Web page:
• fibre arts such as spinning, knitting, and weaving
  • wood-working and whittling
  • art with various media (playdough, clay, paint, pencils, etc)
  • photography
  • bird watching
  • painting miniatures
  • archery

The learning just never stops, because they have developed a wonderful love of learning.  My children have many “aha” moments in the car, at the beach, or in the pool.  Getting out of the pool one day on the weekend, my 6 year old daughter suddenly discovered the delight of homophones (where and wear), and has been discovering more on her own each day.

In addition, my children spend a lot of time with their parents and thus have learned a lot about how to run a household and do repairs.  They help clean the house and each have daily chores.  They do their own laundry, know how to bake and cook from scratch, and take care of our chickens on their own.  My 11 year old has been known to wake us up for his homemade pancakes and bacon since he was 6 years old, or surprise us with chocolate chip cookies in the afternoon.  He also knows how to chop wood and use tools.

Because we homeschool, my children are able to engage in many pursuits outside the home, as well as music lessons from their mother.  They are in various dance, fencing, drama, and musical theatre classes and summer day camps.  My son in particular is heavily involved in the local drama community and has appeared in 6 plays/musicals since January.  He is having so much fun that we are all going to join him and appear in a play together in December 🙂  My son uses his culinary and dramatic talents to serve on teams at our church as well.  We also volunteer as a family weekly for Meals on Wheels.

If you are thinking of homeschooling, or after-school homeschooling, here are a couple of terrific books to read on the subject:

In addition, there are many wonderful resources and reviews on my blog to peruse, as well as Free Homeschooling Resources.  Enjoy!

Love, Luck &


Carnival of Natural Parenting -- Hobo Mama and Code Name: MamaVisit Hobo Mama and Code Name: Mama to find out how you can participate in the next Carnival of Natural Parenting!

Please take time to read the submissions by the other carnival participants:

(This list will be updated September 14 with all the carnival links.)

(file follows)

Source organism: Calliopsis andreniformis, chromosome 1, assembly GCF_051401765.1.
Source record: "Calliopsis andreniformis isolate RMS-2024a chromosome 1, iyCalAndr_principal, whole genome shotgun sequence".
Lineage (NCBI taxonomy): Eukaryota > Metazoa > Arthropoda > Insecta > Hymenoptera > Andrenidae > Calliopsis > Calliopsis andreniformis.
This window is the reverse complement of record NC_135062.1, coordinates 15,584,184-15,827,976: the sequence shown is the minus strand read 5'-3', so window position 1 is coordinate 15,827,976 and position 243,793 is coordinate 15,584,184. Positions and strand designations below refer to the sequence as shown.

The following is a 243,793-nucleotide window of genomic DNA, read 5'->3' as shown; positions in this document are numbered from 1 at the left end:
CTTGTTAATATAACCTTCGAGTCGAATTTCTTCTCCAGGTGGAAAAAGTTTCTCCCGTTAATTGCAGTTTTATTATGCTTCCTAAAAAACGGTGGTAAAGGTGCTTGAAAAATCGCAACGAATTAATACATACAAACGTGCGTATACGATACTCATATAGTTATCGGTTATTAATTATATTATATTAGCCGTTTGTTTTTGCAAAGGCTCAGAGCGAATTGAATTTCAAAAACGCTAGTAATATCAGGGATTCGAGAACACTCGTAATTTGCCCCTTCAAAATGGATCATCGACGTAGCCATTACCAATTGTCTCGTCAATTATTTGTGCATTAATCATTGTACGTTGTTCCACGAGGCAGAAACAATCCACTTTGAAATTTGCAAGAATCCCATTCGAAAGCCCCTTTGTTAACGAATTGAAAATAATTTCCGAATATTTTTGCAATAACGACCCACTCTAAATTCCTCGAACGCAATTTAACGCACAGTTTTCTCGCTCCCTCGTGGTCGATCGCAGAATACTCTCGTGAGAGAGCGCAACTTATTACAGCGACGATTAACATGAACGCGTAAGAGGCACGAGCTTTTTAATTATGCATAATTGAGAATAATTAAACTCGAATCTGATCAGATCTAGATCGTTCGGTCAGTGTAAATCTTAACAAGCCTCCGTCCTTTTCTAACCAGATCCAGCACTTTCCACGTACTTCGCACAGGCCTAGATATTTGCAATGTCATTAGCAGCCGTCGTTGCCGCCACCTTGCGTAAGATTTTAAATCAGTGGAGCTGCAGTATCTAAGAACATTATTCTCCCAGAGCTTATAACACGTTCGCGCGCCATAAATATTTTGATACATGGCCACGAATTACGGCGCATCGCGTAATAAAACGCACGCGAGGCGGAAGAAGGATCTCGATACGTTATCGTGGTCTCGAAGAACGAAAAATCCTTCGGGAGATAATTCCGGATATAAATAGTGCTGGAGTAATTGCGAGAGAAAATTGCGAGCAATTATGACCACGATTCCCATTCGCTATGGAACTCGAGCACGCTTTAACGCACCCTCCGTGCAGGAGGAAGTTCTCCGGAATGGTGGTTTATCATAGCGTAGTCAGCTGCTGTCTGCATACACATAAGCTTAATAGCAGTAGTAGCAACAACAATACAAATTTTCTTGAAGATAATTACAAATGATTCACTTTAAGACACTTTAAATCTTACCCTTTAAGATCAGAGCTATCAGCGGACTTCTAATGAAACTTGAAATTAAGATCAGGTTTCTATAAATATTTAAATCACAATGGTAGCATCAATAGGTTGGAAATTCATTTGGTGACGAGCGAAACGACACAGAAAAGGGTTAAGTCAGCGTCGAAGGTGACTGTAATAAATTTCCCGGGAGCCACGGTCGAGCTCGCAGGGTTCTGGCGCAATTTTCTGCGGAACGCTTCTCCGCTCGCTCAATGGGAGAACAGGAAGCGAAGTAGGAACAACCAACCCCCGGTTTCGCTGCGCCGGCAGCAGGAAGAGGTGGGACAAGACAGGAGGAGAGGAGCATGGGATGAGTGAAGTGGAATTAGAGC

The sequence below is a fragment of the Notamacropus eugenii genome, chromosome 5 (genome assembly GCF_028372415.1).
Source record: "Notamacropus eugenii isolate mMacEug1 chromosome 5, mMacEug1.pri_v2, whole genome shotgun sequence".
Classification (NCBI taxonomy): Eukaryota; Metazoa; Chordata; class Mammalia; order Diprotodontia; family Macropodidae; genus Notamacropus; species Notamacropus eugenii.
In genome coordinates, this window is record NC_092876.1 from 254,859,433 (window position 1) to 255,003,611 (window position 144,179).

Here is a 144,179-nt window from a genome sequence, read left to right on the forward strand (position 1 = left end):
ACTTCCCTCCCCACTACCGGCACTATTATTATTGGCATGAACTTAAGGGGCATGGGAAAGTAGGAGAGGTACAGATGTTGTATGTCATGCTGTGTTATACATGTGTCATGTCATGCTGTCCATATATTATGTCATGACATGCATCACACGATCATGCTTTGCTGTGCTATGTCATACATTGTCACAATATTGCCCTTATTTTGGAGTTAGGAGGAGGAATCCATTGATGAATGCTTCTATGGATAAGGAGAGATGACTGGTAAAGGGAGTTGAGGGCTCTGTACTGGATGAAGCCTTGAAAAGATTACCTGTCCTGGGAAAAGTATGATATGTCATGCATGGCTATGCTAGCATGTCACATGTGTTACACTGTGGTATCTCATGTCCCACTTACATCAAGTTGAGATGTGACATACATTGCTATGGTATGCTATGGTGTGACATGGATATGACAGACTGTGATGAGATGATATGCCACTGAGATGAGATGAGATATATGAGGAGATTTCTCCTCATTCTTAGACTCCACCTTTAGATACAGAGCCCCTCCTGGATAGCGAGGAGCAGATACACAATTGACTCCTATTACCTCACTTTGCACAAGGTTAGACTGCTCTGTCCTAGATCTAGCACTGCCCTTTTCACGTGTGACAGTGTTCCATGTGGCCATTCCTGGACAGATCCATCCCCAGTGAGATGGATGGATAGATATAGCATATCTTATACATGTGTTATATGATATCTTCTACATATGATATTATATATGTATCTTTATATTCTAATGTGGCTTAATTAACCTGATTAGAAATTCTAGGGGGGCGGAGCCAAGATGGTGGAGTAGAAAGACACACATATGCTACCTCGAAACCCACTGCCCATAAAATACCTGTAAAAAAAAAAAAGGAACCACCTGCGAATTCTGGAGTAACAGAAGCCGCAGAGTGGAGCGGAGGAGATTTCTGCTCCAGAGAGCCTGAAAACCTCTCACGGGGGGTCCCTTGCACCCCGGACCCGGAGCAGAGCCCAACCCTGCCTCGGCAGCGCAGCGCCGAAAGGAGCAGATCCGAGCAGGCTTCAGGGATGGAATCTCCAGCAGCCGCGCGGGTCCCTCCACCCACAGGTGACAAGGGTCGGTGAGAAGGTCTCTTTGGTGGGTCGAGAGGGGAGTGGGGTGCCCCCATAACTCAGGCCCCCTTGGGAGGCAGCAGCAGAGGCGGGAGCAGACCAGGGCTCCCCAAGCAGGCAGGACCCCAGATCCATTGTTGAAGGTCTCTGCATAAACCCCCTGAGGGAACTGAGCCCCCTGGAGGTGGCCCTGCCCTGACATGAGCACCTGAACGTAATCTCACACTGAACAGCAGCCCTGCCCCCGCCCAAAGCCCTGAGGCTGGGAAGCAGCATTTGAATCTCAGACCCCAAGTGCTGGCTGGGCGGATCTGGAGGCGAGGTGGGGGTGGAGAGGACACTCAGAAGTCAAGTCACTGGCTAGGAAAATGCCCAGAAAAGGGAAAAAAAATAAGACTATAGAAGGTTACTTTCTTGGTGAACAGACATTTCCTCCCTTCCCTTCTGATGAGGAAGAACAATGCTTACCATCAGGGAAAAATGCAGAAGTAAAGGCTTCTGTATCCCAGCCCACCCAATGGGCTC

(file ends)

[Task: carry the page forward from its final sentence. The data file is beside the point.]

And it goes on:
• A is for Apple {But right now it’s more fun to pick apples!} — Kat at Loving {Almost} Every Moment has a four-year-old who wisely knows she must forgo the worksheets for now and do things with her mother if she’s going to learn.
  • Baby Talks — Amy at Anktangle talks, talks, talks all day long to her preverbal baby, about simple things and complexities. (@anktangle)
  • Baby University: Little Man, My Teacher — The ArtsyMama shares how her relaxed and patient “teaching” at home resulted in a confident little one when she returned to work.
  • Creating a Sensory Garden — A sensory garden has given Marita at Stuff With Thing and her girls practice in math, science, budgeting, fine motor skills, and more. (@leechbabe)
  • Despite the Big Yellow Bus — Seonaid at The Practical Dilettante has surprised many friends by sending her kids off to mainstream schooling — but their learning doesn’t stop there. (@seonaid_lee)
  • Down on the Farm — Megan at Purple Dancing Dhalias describes the multitude of skills her children learn by homeschooling on a farm.
  • Early Childhood Education — First Do No Harm — Laura at Laura’s Blog provides an incredible list of tips to facilitate learning at home.
  • Education Starts At Home — Luschka at Diary of a First Child was happy to realize that learning at home isn’t limited to older children. (@lvano)
  • Every Day Is A School Day — Summer at Finding Summer lists the ways her family learns in this poem of a post. (@summerminor)
  • hands on — the grumbles at grumbles and grunts read her little one Sherlock Holmes in utero. She’ll continue to make learning fun now that he’s on this side of the womb. (@thegrumbles)
  • Have a Happy Heart — Erica at ChildOrganics has days of poop on the couch and oatmeal down the pants when sending her children to school seems like the perfect solution — until she regains her perspective. (@childorganics)